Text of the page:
Last Wednesday, January 10, top fine artists and collectors gathered at the Los Angeles Convention Center for the opening-night party at the 23rd annual LA Art Show, Modern and Contemporary. With slightly fewer booths geared toward representational work, and a slow start on attendance, the show was nevertheless a success, and the works themselves were as strong as ever. Fine Art Connoisseur was there for the opening-night preview with greats such as Jeremy Lipking, Aaron Westerberg, and Casey Baugh and was intrigued to learn about J. Louis, a newcomer to the show and to the Arcadia Contemporary booth.
Steve Diamant, owner of Arcadia Contemporary, boasted a larger-than-usual booth, with up to seven works by each artist. Maxwell Alexander Gallery displayed a winning mix of contemporary works by Jeremy Mann, Michael Klein, Joshua La Rock, and Joseph Todorovitch while keeping its Western traditions with Logan Hagege and other Western-themed artists. Another gallery of note for our readers was the California Museum of Fine Art featuring works by Dan McCaw, Dali Higa, and new Russian selections. MS Rau Antiques sparkled again with its impressive walk-in booth showcasing top historical Impressionist and realist works, including a beautiful large-scale Berthe Morisot and a unique self-portrait sketch by Vincent van Gogh.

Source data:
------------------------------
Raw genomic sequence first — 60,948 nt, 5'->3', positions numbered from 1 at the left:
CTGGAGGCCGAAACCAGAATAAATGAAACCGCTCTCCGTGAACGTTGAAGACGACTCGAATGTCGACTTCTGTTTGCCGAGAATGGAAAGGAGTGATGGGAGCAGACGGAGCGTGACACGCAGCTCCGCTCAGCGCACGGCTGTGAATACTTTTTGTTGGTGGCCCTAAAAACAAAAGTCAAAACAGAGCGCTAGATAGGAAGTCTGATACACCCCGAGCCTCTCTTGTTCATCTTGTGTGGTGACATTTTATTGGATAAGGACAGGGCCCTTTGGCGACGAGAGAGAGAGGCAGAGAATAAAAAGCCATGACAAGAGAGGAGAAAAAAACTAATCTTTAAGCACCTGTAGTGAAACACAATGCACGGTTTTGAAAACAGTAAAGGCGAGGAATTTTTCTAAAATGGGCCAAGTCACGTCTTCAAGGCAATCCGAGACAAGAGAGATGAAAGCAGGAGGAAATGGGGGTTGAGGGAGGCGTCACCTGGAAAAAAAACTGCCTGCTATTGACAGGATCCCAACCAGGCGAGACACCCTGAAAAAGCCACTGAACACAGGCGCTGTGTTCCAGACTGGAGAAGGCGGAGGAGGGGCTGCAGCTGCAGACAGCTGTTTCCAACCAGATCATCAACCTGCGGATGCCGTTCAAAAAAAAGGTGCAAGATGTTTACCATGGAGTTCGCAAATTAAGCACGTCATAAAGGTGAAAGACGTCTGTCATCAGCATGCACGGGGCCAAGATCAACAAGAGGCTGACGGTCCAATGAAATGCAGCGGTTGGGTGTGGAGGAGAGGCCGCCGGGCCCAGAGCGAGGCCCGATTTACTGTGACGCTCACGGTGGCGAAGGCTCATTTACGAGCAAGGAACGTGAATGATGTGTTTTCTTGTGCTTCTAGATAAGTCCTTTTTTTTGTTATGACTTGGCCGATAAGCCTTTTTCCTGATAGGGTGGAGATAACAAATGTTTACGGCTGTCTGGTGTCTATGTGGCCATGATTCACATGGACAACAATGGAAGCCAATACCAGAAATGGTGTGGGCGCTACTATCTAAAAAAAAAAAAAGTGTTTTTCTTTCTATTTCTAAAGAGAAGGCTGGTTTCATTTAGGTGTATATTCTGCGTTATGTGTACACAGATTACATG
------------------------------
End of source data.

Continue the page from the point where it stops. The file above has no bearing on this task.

Attendees at the opening-night premiere party got to enjoy a sneak peek at the LA Art Show’s more conceptual and abstract installations, such as Antuan Rodriguez’s “Left or Right” punching bags and Bunnie Reiss’s “Space Boat” in Littletopia. Adrienne Stein’s work was of particular note, with her ethereal figures intertwined with flora and fauna, and was a realist light in the contemporary Littletopia section. Works from across the globe were on view, weaving together art from 18 countries, including the National Exhibition from China.
A new section of the show, titled “DESIGN LA ART,” brought interior and architectural design to the show. “Los Angeles has emerged as a major destination for the arts,” says producer Kim Martingale.“With this new section we are honoring the city’s already rich history in the realms of design and architecture, as well as presenting forward-looking programming about the growing fusion of these two disciplines.”
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